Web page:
Recent Posts

Sunday, June 05, 2005


First of all, congratulations to Monty Python's Spamalot for the distinction of being named the Best Musical of the 2004-05 season. More importantly though is Norbert Leo Butz scoring Best Actor in a Musical which I will write/bore you with more below.

So maybe it is because I am a theatre nut, but the three-hour presentation of The 59th Annual Tony Awards didn't seem so long to me. Of course a three- hour awards show for anything else would have put me to sleep in an hour. Maybe the show was more entertaining this year? Maybe I felt more of a stake in the results having actually been lucky enough to have seen a few of the nominated shows. Maybe it was Hugh Jackman? Hahaha, who knows.

What I did notice though was that all of the presenters tonight, were commercially "known" actors. It would have been nice to have seen others who are "known" in the Broadway community too...but at the same time, it seems that these "known" actors were once on Broadway and are finding success in Hollywood. I guess it's a return of sorts to those who either got their start on the stage or those who truly love I do. It was a big season for The Great White Way filled with some truly talented shows and actors.

Which leads me to...

Who actually saw Norbert Leo Butz' performance (Dirty Rotten Scoundrels) at The Tony Awards??? He performed the show-stopping number, "Great Big Stuff" tonite and he was pretty damn funny. Anyone who has seen the show or listened to the CD might have noticed that he had to change the lyrics in the song (in order to comply with the FCC). He looked like he stumbled and almost said "fancy shit" (the written lyrics from the show). Not that it really matters though. Congratulations to Butz on winning his well deserved Tony Award! He is an amazing actor who gave a heartfelt speech thanking the community for his award and I for one am thrilled for him. Seeing John Lithgow's reaction during Butz' speech was a true testament to their relationship as actors and human beings.

I'm gonna sound like a total goof I realize this, but honestly...watching the awards made me both beyond ecstatic and incredibly sad. Ecstatic because my "grail" (it is)! Broadway is where I want to be and where I know I've always meant to be...and hearing "showtunes" touches my soul in ways that no other music can. But because the music gives me such an indescribable high, it also makes me so sad because I am not there. I don't want to be an actress, and I don't want to perform for the sake of performing, but I want to be involved. I want to be the person who helps bring awareness to this genre, who will introduce one of many people to the art form that has given me so much. The other day, I came across a book that had a copy of a journal entry by Jonathan Larson which described the conflict in his head between writing musicals for the "MTV generation" and writing shows that maybe he wanted to write. I might have completely interpreted this incorrectly, but what I did gleam from this was that his musical tastes were not mainstream and that most people might have considered his interest and taste in musical theatre as being cheesy. So he somehow had to find that balance between what he wanted and what the public wanted. What does this have to do with me you ask? I desperately want to one day work with the next person who will make a positive impact on the theatrical community like Jonathan Larson did. I want to understand what it takes to get from an idea to a Broadway stage...and be a part of it.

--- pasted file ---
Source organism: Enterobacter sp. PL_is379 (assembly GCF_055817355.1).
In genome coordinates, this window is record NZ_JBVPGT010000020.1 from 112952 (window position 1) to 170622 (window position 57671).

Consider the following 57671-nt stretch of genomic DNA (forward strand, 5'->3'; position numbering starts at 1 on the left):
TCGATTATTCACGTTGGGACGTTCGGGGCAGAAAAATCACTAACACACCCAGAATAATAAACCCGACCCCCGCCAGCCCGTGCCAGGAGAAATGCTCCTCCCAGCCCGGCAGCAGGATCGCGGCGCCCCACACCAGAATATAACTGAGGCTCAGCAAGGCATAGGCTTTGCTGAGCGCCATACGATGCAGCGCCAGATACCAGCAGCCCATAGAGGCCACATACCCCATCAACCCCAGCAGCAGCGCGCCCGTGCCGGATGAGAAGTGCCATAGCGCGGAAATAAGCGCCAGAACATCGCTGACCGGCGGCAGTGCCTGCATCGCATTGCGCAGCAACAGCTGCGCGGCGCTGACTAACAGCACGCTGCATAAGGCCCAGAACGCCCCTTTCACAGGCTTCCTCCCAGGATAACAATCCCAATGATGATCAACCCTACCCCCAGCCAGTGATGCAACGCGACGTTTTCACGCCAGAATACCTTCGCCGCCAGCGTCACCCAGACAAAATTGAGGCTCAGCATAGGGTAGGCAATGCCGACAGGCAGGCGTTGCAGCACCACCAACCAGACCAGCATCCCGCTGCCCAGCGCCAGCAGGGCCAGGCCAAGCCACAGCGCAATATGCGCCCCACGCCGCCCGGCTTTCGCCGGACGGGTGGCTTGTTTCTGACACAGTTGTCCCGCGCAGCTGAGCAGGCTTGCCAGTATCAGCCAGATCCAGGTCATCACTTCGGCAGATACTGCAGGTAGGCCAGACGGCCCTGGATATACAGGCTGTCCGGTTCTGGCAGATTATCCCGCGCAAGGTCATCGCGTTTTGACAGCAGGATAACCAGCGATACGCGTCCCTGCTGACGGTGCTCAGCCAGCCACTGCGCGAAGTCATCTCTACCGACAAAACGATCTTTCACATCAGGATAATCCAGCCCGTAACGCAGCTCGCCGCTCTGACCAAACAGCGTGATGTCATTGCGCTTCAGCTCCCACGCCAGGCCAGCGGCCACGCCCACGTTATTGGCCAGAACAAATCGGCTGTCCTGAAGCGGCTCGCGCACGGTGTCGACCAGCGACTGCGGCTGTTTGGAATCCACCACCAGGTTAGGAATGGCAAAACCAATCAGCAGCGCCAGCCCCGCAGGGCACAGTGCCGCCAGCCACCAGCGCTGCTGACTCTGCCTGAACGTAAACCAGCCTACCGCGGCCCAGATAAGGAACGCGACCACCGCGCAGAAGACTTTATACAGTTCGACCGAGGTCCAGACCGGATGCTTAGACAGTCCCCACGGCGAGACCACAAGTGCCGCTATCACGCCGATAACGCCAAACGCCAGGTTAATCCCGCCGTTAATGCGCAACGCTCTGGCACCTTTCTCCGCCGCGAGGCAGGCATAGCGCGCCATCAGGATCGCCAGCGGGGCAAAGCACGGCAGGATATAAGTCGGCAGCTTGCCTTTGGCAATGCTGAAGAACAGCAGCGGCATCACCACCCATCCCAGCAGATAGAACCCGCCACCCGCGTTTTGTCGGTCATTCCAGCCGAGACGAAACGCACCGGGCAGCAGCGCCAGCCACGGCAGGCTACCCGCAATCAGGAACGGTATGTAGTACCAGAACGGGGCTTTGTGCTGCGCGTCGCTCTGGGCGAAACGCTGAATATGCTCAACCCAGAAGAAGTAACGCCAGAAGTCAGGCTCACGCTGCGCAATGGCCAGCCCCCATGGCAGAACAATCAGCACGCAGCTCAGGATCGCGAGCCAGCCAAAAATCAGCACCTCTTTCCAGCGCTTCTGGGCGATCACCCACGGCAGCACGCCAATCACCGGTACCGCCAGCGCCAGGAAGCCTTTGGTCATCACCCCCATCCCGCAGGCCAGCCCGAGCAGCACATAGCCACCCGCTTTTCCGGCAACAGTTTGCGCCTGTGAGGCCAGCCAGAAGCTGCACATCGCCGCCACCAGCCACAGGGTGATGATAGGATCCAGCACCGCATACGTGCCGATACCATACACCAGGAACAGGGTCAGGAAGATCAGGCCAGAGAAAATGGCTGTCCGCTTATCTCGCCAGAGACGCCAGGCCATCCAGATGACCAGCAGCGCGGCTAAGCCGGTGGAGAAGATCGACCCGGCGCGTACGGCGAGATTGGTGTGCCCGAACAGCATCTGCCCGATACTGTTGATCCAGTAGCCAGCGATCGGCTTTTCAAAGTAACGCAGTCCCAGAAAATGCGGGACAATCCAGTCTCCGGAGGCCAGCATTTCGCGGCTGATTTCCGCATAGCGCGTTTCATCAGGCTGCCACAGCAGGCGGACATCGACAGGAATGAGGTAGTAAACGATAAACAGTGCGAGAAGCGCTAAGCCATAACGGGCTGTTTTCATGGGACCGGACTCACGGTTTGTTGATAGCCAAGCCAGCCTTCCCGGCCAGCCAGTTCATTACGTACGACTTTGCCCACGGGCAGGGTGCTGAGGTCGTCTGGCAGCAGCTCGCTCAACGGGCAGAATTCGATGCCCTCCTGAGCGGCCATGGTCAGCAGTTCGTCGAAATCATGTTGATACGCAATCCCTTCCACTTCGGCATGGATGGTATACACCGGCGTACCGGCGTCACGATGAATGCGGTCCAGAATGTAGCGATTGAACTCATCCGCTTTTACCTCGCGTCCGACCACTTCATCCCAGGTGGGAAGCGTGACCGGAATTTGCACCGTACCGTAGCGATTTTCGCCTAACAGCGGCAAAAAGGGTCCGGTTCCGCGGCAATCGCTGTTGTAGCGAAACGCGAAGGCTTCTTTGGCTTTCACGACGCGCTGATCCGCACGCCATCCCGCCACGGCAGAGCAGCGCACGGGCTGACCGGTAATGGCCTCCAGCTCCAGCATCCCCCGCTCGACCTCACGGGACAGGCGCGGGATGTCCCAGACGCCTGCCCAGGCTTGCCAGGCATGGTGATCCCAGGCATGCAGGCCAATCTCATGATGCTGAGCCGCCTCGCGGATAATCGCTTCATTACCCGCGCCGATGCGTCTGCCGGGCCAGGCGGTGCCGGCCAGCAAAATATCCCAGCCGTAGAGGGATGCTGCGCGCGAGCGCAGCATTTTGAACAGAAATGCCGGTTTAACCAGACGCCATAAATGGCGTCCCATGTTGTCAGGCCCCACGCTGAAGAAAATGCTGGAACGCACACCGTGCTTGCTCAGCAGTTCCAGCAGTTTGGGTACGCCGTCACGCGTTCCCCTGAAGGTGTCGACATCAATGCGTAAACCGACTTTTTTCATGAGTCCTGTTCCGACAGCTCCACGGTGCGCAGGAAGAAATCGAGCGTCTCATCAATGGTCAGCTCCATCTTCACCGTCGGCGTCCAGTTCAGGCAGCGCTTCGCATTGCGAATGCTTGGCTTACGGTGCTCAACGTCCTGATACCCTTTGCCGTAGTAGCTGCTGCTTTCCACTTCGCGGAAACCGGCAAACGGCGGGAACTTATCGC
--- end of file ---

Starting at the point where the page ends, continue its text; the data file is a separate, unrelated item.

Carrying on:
It's true, many people don't get my allure for musical theater and in some ways, I like that I am one of the only people I know who just adores musical theatre. However, I also realize that I can be a big theatre snob as well. The mere idea of Christina Applegate appearing on Broadway (prior to Sweet Charity's arrival on the Great White Way) was simply appalling. I was secretly relieved when the show was cancelled and wouldn't come to Broadway, thinking that Christina Applegate's appearance on the scene would be the beginning of the end. When the show emerged on the scene anyway, I was curious...but curious like watching a train wreck. When the cast appeared on The Today Show and performed "Big Brass Band" sadly enough, it was a train wreck. I thought everything about the show in that one appearance was mediocre but sub par was Applegate's Charity. She couldn't sing, she looked was all simply not good., I see the cast on The Tony Awards and...she has improved. Really! I was actually truly impressed. She could sing, she could dance...but then came the "Big Brass Band" number...which again failed to thrill me. But I digress. My preconceived notions of a Broadway performer fell short because theatre snob.

On another note, Adam Guettel, Tony winner for Best Score and Best Orchestrations for The Light in the Piazza (and Richard Rodger's grandson) is some nice eye candy! :)


Anonymous said...

Completely agree! ALITP is a great show!

Related Posts with Thumbnails